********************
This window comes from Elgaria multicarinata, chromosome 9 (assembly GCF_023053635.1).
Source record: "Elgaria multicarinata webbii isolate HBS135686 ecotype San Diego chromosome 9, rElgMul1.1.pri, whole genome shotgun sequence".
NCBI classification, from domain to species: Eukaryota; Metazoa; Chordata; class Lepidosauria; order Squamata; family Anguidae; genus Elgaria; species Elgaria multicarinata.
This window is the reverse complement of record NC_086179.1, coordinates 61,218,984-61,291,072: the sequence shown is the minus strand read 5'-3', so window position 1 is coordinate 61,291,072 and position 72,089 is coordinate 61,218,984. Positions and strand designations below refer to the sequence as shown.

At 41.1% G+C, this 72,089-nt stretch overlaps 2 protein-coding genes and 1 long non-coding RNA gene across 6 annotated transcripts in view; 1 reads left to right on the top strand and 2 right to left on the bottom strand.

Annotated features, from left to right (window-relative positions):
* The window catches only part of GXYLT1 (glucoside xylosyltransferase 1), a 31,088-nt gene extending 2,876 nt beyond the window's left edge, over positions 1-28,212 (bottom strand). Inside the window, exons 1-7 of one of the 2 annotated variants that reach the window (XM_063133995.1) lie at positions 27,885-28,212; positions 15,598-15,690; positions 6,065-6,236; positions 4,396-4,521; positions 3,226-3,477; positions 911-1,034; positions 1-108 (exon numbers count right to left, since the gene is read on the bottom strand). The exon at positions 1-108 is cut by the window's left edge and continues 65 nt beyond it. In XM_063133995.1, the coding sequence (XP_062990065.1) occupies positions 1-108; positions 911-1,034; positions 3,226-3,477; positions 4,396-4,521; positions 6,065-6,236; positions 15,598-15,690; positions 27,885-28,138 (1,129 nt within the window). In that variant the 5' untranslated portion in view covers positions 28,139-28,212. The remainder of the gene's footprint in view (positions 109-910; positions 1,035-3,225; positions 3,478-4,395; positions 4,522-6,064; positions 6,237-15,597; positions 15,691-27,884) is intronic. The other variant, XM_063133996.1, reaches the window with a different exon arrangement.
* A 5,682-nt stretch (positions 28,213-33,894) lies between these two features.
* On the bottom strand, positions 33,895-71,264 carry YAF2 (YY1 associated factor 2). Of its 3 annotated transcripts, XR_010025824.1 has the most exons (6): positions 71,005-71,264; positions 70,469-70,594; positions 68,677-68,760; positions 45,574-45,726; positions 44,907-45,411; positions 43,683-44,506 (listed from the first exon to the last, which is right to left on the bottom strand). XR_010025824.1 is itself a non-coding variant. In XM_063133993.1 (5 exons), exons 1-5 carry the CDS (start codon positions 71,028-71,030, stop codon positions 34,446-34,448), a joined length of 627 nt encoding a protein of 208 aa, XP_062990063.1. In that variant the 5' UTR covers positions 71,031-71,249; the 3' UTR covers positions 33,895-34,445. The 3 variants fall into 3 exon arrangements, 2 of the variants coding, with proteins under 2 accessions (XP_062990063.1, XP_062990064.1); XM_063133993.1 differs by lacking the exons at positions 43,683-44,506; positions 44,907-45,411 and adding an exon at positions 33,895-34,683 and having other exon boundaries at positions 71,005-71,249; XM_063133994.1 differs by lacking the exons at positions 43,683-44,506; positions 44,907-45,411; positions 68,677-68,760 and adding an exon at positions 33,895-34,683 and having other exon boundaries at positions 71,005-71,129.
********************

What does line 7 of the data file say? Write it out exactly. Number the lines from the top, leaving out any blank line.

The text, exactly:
* The window catches only part of GXYLT1 (glucoside xylosyltransferase 1), a 31,088-nt gene extending 2,876 nt beyond the window's left edge, over positions 1-28,212 (bottom strand). Inside the window, exons 1-7 of one of the 2 annotated variants that reach the window (XM_063133995.1) lie at positions 27,885-28,212; positions 15,598-15,690; positions 6,065-6,236; positions 4,396-4,521; positions 3,226-3,477; positions 911-1,034; positions 1-108 (exon numbers count right to left, since the gene is read on the bottom strand). The exon at positions 1-108 is cut by the window's left edge and continues 65 nt beyond it. In XM_063133995.1, the coding sequence (XP_062990065.1) occupies positions 1-108; positions 911-1,034; positions 3,226-3,477; positions 4,396-4,521; positions 6,065-6,236; positions 15,598-15,690; positions 27,885-28,138 (1,129 nt within the window). In that variant the 5' untranslated portion in view covers positions 28,139-28,212. The remainder of the gene's footprint in view (positions 109-910; positions 1,035-3,225; positions 3,478-4,395; positions 4,522-6,064; positions 6,237-15,597; positions 15,691-27,884) is intronic. The other variant, XM_063133996.1, reaches the window with a different exon arrangement.